My career, of course took another path in which I was involved in the development of the first community programs in mental health, first in New York State in the 1970s. Later, I would move on to the development of programs in related fields (e.g., intellectual disabilities, traumatic brain injury) and in other sectors and roles (e.g., Executive, Education, Research, Development) and Non-Profit, Governmental, and the Corporate and Business Sectors in the US and internationally. My path, of course, would cross many other leaders and contributors, but always, Rogerian and non-directive counseling approaches, would be core with "existential psychology" undergirding the world gates. All counseling, other than group, dyad or family therapies, tend to be person-centered approaches which is one of the reasons I enjoy clinical work.
I was lucky to meet with Nat while I was in Chicago for the International Association of Persons with Severe Handicaps, where I was chairing a new Committee on Housing (with Elaine Ostroff, who later edited a world book on universal design), and a panel on our national federal center on community living research and developments in the US. He also would write to me when Carl became ill and had a visual impairment before he passed, with Nat having worked with the American Foundation for the Blind earlier in his career in New York City. Carl and Nat claimed each other as friends, and I claimed myself as honored to have met Nat! In 1985, while I joined Syracuse University and the federal Rehabilitation Research and Training Center's network, Nat was teaching courses on clinical interviewing and empathy, and visiting South Africa as part of an international team; Carl Rogers, on the team, was 83 years old!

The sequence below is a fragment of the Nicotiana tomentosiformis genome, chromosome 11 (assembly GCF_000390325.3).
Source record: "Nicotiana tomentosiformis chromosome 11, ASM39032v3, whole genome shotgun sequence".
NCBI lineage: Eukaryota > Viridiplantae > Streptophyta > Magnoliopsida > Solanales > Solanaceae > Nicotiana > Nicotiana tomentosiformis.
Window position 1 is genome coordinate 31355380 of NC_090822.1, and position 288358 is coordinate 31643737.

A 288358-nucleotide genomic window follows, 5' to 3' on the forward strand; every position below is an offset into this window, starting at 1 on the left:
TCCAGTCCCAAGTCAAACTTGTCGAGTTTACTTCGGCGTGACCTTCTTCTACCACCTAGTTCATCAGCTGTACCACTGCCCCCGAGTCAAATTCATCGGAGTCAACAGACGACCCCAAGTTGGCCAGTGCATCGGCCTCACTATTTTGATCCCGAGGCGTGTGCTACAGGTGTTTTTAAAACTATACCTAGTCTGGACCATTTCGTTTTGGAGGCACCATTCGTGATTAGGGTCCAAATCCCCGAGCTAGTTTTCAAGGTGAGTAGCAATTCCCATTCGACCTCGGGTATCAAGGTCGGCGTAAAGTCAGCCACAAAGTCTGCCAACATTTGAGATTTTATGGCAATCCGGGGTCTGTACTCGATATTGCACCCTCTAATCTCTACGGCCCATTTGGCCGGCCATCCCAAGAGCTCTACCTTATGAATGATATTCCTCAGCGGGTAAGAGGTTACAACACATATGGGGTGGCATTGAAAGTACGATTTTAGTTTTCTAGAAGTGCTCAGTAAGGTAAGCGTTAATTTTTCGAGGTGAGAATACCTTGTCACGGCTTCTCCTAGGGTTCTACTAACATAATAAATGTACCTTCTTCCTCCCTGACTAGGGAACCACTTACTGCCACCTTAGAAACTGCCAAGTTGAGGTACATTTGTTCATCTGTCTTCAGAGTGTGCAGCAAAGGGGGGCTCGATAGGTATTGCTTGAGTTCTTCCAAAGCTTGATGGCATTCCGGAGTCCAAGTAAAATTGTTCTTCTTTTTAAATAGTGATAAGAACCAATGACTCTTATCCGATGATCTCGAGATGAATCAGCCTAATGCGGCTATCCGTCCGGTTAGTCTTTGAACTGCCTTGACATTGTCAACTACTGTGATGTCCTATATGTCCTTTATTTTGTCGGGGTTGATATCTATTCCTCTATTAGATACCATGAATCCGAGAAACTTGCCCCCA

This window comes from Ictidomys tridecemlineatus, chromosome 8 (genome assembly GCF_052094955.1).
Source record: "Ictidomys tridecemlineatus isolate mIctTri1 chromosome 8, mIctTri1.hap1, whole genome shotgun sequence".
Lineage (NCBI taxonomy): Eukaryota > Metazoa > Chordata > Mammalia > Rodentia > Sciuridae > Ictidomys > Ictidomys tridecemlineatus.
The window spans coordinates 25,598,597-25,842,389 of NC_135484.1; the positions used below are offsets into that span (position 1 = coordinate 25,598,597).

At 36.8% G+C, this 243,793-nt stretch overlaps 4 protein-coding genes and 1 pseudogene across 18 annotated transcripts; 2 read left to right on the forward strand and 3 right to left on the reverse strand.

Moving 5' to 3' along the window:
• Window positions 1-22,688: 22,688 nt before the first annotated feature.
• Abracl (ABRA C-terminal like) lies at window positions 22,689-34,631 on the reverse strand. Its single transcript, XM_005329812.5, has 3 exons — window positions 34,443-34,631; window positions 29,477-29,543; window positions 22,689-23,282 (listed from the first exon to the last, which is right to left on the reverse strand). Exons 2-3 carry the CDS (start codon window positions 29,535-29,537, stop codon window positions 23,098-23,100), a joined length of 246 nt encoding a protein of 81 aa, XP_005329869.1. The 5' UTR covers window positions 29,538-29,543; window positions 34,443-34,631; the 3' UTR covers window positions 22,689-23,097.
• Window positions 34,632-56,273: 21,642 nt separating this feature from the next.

This month, now 2017, I read Nat Raskin's The first 50 years and the next 10 in which he appraised the person-centered approach; it was published in the Person-Centered Review, 5(4): 364-372 in November 1990. It was the period to which we contributed decades to the dominance of "positivistic" approaches, which at Syracuse University, unwittingly included Bogdan's and Taylor's positivistic evaluation research and social acceptance theories published as part of the work of the national Center on which I served as Deputy Director. Nat cites the Roger's leading book, On becoming a person (1961) which introduced me to him at Cornell undergraduate days, and indicates that his publications with Carl date way back to 1949 on coordinated research in psychotherapy! The next generation is now publishing about Nat and Carl, and I find the interweaving of the generations to be both right and intriguing.